- Þórsmörk valley (Thorsmork valley)
- Eyjafjallajökull volcano
- Seljalandsfoss waterfall
- Gígjökull Glacier lagoon
- Fimmvörðuháls volcanoes
Þórsmörk truly is the hike of a lifetime.
Þórsmörk valley is an incredibly beautiful mountain ridge situated in the south of Iceland between the glaciers Tindfjallajökull and Eyjafjallajökull. This is the site of the first of two massive volcanic eruptions in 2010. The brand new (touchable) lava, large craters, and vast sweeping mountains make this hike truly unimaginable. With its vibrantly colored valleys and abundance of huge surrounding mountains, it is sure to deliver an unforgettable experience. To reach this secluded highland valley our experienced driver/guide uses a modified 4x4 vehicle known as an Icelandic super jeep. On the way to Þórsmörk we will visit the mighty and picturesque waterfall, Seljalandsfoss. Next we will pass the Gígjökull glacier lagoon where we will see the results of the famous Eyjafjallajökull volcanic eruption. Our final destination is the Básar cabin where we will embark on our 6-8 hour hike up and back down the Fimmvörðuháls volcanoes.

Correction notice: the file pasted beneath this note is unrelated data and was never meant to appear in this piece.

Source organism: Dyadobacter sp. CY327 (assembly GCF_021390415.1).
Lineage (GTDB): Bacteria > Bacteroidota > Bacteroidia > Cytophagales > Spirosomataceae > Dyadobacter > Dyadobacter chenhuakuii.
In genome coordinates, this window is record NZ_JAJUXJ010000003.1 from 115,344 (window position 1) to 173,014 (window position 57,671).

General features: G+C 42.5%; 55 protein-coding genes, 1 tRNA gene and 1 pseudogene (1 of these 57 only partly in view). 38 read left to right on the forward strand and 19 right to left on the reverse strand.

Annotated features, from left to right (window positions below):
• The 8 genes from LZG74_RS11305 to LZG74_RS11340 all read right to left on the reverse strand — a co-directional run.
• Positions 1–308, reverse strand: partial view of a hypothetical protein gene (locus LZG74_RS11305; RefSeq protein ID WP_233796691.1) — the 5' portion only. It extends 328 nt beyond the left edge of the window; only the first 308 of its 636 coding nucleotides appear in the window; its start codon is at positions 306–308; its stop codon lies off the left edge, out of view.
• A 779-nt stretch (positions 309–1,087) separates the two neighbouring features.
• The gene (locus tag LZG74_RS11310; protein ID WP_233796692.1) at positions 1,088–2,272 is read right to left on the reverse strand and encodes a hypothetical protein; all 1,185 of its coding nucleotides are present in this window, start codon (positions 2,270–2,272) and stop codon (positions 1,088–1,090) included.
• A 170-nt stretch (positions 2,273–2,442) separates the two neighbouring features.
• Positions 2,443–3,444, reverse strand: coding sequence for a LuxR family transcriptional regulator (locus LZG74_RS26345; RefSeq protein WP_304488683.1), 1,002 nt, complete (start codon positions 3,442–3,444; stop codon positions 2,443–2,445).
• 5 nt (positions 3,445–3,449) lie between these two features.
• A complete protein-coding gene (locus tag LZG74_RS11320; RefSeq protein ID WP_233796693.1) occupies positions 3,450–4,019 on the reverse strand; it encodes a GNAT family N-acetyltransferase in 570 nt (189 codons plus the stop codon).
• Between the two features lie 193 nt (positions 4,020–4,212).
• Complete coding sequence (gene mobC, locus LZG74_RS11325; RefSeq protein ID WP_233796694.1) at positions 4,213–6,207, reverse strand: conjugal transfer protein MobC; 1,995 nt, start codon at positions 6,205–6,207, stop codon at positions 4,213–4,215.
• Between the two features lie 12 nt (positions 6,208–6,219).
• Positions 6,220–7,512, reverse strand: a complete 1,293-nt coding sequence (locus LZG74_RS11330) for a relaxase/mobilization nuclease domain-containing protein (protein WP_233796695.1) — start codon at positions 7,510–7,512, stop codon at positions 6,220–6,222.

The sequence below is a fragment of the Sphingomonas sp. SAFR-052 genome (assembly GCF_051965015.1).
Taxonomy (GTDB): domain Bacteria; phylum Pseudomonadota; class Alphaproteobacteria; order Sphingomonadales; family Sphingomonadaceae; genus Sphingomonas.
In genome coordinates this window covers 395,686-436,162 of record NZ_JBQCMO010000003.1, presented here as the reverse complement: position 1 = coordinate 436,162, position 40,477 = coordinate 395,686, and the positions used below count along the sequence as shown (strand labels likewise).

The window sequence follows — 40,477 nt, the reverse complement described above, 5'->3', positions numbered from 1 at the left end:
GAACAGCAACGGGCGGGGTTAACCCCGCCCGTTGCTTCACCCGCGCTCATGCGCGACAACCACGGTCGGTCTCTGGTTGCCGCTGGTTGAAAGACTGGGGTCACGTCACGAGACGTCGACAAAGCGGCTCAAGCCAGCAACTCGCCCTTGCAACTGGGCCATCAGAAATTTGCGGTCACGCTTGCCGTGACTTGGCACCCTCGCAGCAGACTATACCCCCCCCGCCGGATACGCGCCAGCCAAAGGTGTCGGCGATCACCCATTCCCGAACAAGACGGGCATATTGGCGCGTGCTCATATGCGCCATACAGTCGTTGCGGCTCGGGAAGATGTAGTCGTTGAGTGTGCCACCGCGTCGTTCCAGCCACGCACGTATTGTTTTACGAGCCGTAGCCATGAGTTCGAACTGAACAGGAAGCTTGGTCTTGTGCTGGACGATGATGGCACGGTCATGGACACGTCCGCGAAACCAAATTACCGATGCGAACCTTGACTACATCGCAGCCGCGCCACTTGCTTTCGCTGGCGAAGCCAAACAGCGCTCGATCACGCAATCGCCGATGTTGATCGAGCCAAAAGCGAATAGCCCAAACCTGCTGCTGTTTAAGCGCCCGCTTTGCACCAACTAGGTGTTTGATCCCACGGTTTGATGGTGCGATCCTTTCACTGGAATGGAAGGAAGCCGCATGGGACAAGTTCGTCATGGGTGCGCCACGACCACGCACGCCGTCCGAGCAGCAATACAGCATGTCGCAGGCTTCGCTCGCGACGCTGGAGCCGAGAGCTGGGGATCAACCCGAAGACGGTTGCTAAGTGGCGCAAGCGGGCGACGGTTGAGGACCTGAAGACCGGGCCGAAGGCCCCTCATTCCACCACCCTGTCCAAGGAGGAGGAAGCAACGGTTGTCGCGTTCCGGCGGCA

The hike is between 700-800 meters (approximately 14 km total).
Book this tour today for 6-8 hours of pure outdoor adventure.
If wild scenery, stunning (and challenging) landscape and large volcanoes stir your imagination, then this is undoubtedly the adventure you have been waiting for.
Please note that this trip is demanding and the condition can be hard at times in Þórsmörk. We expect clients on this trip to be dressed accordingly and have good hiking shoes.
For further information please visit, "Details & Prices".
Our super jeeps seat 5 - 12 persons so our tours are always a small group experience!
Disclaimer: All hiking and off-road trips are undertaken on the responsibility of its participants. Arctic Adventures does not assume any responsibility for accidents that are caused by its customers or can be traced to there own actions. Participants may have to sign a waiver before undertaking all trips stating that they realize that all outdoor activities carry an inherent risk.